Tail Rot Treatments for Bearded Dragons
Let me just say that a home remedy will only be of use if you have caught this early on and if the spread has actually stopped. Anything further should be seen and examined by a vet. More progressed cases will likely require antibiotics that are only available through your vet. Don’t put off getting your beardie seen.
The only method I would suggest using is the one displayed in the video above. Again, this is only if you have caught the disease early on.
- Clean the tail daily in lukewarm water to free it from any debris. (if you haven’t already, I would strongly advise using paper towels as a substrate when treating this condition.)
- Use a small cup/dish and fill with water, then add a small amount of Betadine (just enough to make the water tea colored.).
- Soak the tail ONLY, not the body, in the solution for 5 minutes daily.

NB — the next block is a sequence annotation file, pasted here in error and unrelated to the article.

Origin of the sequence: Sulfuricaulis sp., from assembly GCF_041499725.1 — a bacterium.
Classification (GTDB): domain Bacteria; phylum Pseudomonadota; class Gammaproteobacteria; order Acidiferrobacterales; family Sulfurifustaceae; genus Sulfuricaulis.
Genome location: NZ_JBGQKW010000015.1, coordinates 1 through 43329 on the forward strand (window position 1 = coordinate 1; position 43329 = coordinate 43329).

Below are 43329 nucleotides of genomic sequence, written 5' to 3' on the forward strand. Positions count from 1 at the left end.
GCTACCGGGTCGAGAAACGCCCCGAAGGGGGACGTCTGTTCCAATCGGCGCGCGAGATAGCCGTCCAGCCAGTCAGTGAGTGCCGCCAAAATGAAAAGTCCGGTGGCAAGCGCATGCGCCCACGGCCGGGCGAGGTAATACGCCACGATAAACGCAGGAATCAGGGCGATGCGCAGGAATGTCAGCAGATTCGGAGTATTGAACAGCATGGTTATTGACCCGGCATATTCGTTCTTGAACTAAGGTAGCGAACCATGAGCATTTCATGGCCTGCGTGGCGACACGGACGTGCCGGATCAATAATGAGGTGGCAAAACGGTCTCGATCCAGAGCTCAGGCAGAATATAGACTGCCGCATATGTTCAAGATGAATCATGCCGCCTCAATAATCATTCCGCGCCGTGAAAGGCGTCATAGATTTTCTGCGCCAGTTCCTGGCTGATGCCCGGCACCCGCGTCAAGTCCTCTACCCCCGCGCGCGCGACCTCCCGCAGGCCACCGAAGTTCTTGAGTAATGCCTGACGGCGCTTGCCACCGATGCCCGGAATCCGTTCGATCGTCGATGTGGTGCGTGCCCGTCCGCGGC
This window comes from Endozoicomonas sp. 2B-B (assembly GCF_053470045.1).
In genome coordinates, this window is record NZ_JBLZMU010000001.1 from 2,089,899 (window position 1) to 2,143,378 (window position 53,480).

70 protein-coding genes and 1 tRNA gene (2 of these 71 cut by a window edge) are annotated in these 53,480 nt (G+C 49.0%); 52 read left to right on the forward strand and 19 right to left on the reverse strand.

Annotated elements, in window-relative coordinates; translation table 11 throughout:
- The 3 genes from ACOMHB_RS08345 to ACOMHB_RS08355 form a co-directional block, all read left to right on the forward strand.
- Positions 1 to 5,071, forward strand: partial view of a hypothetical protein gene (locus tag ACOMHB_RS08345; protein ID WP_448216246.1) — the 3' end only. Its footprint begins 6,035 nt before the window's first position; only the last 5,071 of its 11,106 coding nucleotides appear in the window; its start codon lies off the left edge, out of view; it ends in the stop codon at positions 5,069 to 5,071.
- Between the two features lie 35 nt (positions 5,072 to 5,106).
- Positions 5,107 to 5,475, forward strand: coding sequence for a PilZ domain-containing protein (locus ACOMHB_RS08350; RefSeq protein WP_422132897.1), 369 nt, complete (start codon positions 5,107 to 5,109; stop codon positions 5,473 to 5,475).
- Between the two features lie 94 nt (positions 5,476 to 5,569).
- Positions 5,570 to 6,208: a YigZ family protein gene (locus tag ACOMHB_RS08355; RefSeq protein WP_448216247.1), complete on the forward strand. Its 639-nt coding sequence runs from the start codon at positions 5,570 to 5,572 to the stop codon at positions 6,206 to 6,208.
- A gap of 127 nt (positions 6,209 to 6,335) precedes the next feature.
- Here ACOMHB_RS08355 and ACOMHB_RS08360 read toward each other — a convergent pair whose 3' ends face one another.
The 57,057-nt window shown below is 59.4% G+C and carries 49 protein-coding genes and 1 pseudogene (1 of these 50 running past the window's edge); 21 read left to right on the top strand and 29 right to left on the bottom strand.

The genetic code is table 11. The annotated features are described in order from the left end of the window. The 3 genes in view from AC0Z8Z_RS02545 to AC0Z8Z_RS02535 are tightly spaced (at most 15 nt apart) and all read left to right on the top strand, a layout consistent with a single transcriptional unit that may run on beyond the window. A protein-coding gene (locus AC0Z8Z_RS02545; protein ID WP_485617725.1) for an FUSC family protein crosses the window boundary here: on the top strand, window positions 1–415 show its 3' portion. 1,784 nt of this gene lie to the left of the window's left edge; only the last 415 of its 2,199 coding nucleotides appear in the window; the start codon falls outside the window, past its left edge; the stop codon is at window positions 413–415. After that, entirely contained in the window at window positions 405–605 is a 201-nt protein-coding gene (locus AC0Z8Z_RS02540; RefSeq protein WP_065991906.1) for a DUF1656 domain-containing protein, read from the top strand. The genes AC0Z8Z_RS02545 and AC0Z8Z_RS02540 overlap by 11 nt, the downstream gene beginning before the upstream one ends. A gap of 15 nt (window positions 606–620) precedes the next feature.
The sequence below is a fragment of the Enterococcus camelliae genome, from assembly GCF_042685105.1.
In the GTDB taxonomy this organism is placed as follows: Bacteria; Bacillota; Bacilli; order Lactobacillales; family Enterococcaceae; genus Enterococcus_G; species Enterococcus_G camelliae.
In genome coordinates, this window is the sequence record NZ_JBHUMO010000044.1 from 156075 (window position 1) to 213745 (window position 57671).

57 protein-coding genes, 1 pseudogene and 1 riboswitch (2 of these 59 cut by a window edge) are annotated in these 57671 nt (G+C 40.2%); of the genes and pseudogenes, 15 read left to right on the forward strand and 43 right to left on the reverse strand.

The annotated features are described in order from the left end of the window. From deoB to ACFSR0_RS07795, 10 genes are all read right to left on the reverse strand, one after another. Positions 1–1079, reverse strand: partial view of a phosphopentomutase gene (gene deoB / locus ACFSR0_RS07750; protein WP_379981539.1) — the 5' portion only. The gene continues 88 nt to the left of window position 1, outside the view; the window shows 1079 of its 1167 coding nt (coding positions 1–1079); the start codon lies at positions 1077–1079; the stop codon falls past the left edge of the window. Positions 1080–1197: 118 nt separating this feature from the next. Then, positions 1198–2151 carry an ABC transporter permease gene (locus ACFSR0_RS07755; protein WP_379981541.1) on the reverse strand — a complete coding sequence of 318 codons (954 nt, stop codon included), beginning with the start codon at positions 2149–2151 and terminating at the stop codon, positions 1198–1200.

- Pat dry with cotton swab and apply Neosporin original formula (*with no pain relief) to the affected area.
- Continue this treatment for a few days and monitor the tail until you notice the tail rot isn’t spreading toward the body.
- I would still be very wary of keeping the housing VERY clean for the following weeks just to be sure it doesn’t start again. Keep the vet’s number handy if you notice things not looking good.
Surgery & Cost
The amputation of the tail will vary depending on which veterinarian you choose. Though the average pricing seems to run around $100 – $200. This includes any medications that will be going home with your pet.
Did you enjoy this article? Did this help alleviate some worry about your beardie’s health? If so, comment down below and let me know what you think!
As a bearded dragon owner myself, I hate to see them suffer at all. If education can prevent it before it starts, that’s what I’d like to continue to do with the articles I write. There are unfortunately a lot of preventable mistakes in reptile keeping, but by building on our collective experiences we can make the changes our beardies need us to.
You as a fellow reptile owner should also be willing to share and learn for the sake of your bearded dragon’s well being. We all hope to have many wonderful years with these cheeky lizards, and when we face serious health concerns, it’s heartening to know we can help each other with knowledge and support.
Be sure to drop a comment and let me know what you beardie owners think!